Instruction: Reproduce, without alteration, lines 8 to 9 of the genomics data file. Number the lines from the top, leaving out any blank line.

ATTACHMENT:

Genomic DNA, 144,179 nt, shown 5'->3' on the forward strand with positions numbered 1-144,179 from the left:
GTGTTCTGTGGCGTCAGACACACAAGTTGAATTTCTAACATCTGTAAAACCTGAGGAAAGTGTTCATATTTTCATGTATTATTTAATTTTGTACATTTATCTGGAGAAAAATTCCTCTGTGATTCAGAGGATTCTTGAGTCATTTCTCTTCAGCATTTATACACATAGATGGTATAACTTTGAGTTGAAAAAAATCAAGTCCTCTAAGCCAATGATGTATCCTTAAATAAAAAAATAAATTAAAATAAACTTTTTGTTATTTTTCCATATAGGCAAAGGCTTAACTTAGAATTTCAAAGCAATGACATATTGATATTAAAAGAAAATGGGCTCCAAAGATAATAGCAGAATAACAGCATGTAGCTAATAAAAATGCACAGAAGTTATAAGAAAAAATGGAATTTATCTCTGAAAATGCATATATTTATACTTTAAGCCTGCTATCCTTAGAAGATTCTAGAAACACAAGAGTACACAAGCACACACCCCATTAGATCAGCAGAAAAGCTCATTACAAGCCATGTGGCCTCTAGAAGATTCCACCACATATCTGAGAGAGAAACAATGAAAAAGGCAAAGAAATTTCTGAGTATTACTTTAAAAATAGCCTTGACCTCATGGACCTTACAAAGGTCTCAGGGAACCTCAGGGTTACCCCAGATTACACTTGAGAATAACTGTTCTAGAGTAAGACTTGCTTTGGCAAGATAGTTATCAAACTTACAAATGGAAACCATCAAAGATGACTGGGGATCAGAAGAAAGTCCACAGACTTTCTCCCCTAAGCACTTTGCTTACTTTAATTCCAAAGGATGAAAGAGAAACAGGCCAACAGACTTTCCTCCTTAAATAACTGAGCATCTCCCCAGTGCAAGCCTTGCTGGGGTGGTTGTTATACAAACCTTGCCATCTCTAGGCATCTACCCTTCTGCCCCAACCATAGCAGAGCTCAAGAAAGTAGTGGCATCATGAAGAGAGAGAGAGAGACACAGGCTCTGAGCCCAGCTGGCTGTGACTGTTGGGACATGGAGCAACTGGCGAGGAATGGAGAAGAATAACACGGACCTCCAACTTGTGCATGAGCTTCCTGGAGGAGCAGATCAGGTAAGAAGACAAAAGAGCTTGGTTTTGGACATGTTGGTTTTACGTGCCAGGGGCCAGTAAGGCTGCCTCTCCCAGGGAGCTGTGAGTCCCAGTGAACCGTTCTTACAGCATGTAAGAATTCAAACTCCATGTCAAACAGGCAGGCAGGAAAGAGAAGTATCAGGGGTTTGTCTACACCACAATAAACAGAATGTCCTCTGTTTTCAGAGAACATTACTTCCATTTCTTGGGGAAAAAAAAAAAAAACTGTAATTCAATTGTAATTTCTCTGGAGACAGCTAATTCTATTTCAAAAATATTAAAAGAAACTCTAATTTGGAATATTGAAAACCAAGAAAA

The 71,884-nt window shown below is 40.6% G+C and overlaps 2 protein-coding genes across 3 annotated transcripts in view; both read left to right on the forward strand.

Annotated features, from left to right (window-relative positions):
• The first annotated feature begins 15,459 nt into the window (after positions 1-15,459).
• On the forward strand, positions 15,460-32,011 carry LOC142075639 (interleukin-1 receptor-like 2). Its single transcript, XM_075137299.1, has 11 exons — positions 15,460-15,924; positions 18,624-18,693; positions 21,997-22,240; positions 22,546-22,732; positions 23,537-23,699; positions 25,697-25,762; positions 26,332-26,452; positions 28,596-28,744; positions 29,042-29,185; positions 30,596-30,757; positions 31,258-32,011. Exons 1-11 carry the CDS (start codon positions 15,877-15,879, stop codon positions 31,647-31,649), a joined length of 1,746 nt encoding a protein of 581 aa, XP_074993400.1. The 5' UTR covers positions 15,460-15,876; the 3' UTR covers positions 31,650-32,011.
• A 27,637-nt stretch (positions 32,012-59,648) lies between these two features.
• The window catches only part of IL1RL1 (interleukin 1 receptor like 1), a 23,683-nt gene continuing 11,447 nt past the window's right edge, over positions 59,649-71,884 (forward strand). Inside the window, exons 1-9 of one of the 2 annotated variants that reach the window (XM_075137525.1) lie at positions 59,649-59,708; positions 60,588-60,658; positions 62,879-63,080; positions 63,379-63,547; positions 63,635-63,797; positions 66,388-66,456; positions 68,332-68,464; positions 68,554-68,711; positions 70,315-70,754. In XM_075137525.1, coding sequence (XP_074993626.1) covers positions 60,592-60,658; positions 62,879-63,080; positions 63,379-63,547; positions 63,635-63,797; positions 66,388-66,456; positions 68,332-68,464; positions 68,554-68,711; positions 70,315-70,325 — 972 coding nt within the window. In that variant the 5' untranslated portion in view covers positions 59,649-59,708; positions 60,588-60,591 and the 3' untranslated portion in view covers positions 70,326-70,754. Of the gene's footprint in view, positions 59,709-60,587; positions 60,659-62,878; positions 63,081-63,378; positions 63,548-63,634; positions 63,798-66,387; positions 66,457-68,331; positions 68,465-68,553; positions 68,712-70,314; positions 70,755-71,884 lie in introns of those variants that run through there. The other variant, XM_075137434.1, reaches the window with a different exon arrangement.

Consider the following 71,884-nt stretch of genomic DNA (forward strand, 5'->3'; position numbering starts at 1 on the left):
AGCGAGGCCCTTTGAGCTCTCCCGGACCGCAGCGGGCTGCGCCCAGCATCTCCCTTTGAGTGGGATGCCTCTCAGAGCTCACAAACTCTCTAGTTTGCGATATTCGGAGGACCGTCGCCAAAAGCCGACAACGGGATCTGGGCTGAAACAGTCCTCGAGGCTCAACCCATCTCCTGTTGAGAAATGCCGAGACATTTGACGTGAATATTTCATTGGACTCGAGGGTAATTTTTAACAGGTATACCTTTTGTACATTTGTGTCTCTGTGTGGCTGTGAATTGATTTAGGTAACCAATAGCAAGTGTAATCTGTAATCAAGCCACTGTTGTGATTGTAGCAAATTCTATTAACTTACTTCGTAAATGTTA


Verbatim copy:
• The window catches only part of IL1RL1 (interleukin 1 receptor like 1), a 23,683-nt gene continuing 11,447 nt past the window's right edge, over positions 59,649-71,884 (forward strand). Inside the window, exons 1-9 of one of the 2 annotated variants that reach the window (XM_075137525.1) lie at positions 59,649-59,708; positions 60,588-60,658; positions 62,879-63,080; positions 63,379-63,547; positions 63,635-63,797; positions 66,388-66,456; positions 68,332-68,464; positions 68,554-68,711; positions 70,315-70,754. In XM_075137525.1, coding sequence (XP_074993626.1) covers positions 60,592-60,658; positions 62,879-63,080; positions 63,379-63,547; positions 63,635-63,797; positions 66,388-66,456; positions 68,332-68,464; positions 68,554-68,711; positions 70,315-70,325 — 972 coding nt within the window. In that variant the 5' untranslated portion in view covers positions 59,649-59,708; positions 60,588-60,591 and the 3' untranslated portion in view covers positions 70,326-70,754. Of the gene's footprint in view, positions 59,709-60,587; positions 60,659-62,878; positions 63,081-63,378; positions 63,548-63,634; positions 63,798-66,387; positions 66,457-68,331; positions 68,465-68,553; positions 68,712-70,314; positions 70,755-71,884 lie in introns of those variants that run through there. The other variant, XM_075137434.1, reaches the window with a different exon arrangement.

Consider the following 71,884-nt stretch of genomic DNA (forward strand, 5'->3'; position numbering starts at 1 on the left):